Single-cell studies provide new picture of how HIV infections persist—and can be cured |  science

Single-cell studies provide new picture of how HIV infections persist—and can be cured | science

Curing HIV infections remains one of the most daunting challenges in biomedicine, in part because cells carrying the viral DNA in their chromosomes persist in the face of powerful drugs and immune responses. A research team has now, for the first time, isolated single cells from these stubborn viral reservoirs and characterized their gene activity, suggesting potential new treatment strategies.

“This is really exciting,” says Sharon Lewin, who directs the Peter Doherty Institute for Infection and Immunity and singled out the result as one of the most innovative presented at the 24th International AIDS Conference which began last week. “These single-cell advances are huge.”

AIDS researchers have had many triumphs since the disease emerged 42 years ago, but only four people are considered cured, and they had cancers that required risky bone marrow transplants. The transplants rebuilt their immune systems with cells impervious to HIV infection.

Efforts to develop simpler and safer cures for the other 38.4 million people living with the virus have been stymied by a fundamental obstacle: HIV persists in silent pockets of cells. Once it enters a human cell and integrates its DNA into the host’s chromosomes, HIV remains invisible to attack unless it starts producing new viruses. Antiretroviral treatment suppresses HIV replication, but sensitive tests show that even with the most effective treatments, small populations of white blood cells loaded with the CD4 receptor carry HIV DNA in a latent state.

Researchers have used various compounds in what’s called a hit-and-kill strategy, which wakes up hidden viruses and either destroys host cells directly or allows the immune system to do the dirty work. This should, in theory, greatly reduce or even eliminate any remaining reservoir. But people who stop antiretrovirals after taking these compounds routinely have high levels of HIV in their blood within weeks.

At the AIDS conference, Eli Boritz, an immunologist at the National Institute of Allergy and Infectious Diseases (NIAID), described his team’s efforts to better understand the reservoirs of HIV by analyzing single cells with viral DNA. in a latent state. Previous studies have isolated HIV inside single cells in the reservoir, but scientists couldn’t assess the host cell’s gene activity because of a Catch-22: They could identify whether a cell had been infected by prompting the virus to copy itself, which, in turn, is likely to alter cellular gene expression.

The new work avoided this dilemma by using a technique that isolates single, infected cells while moving small amounts of blood through three microfluidic devices developed by physicist Adam Abate at the University of California, San Francisco and bioengineer Iain Clark at UC Berkeley. Essentially, the devices push blood through channels in microchips that capture individual cells in droplets, allowing them to open up so that other instruments can read their genetic material.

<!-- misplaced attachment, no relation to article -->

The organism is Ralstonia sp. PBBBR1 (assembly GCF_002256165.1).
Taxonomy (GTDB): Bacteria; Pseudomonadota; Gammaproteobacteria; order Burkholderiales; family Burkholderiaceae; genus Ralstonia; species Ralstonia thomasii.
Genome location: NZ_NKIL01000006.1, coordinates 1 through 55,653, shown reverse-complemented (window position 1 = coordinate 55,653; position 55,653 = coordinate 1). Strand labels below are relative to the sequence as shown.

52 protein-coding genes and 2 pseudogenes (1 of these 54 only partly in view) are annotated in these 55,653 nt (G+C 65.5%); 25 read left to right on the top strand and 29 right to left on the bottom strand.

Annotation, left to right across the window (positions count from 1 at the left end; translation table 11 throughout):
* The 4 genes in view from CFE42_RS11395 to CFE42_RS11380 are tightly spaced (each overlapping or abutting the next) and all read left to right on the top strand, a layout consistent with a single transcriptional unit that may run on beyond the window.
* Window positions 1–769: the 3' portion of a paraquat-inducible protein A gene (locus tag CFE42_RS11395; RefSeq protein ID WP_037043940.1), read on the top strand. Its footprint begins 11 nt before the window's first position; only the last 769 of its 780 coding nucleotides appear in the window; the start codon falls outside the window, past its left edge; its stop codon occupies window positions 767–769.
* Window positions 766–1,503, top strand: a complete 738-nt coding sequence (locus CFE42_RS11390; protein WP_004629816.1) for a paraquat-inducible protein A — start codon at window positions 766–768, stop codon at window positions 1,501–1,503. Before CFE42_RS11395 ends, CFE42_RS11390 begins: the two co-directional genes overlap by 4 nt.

“This is a technology that didn’t exist before” for HIV studies, says Mary Kearney, an HIV/AIDS researcher who focuses on reservoirs. Lillian Cohn, who studies HIV reservoirs at the Fred Hutchinson Cancer Research Center, says developing this new technology required a “heroic effort” and predicts that many groups, including her own, will use it in the future.

Boritz and colleagues used the devices to compare the active genes in latently infected individual CD4 cells from three HIV-positive people with the CD4 cells of three uninfected people. When a gene is turned on, its DNA is transcribed into a strand of messenger RNA (mRNA) that is used to make a protein. In their comparison of CD4 cells, the researchers analyzed the entire pool of nearly 18,000 mRNAs—the transcriptome—and found two distinct patterns: CD4 reservoir cells inhibited signaling pathways that normally trigger cell death, and they also activated genes that silence the virus itself.

“It’s remarkable that these cells are so distinct,” says Mathias Lichterfeld, an infectious disease physician at Brigham and Women’s Hospital who studies HIV reservoirs in people who control their infections for decades without treatment.

Lewin says she is already cleaning up the genes that Boritz’s team identified and is wondering whether a genome-editing method like CRISPR could destroy the reservoirs by, for example, crippling one of the CD4 genes that are blocking its cell death pathway.

Lichterfeld says his lab has unpublished work that similarly suggests these infected reservoir cells have special properties that make them resistant to immune attack. “It’s really cool how we’ve used completely different technological approaches but come to relatively similar conclusions,” he says.

Boritz, whose group spent 11 years on the project, says the results make “perfect sense for this nebulous phenomenon we theorize called virus latency.” He is particularly curious about what creates these patterns of gene expression. It may be that these CD4 cells are distinct types with special properties that allow them to survive infection longer than others. Or it could be that HIV infection transforms cells into long-term bunkers. “It’s extremely important for us to do this,” says Boritz. “Perhaps we could inhibit that mechanism.”

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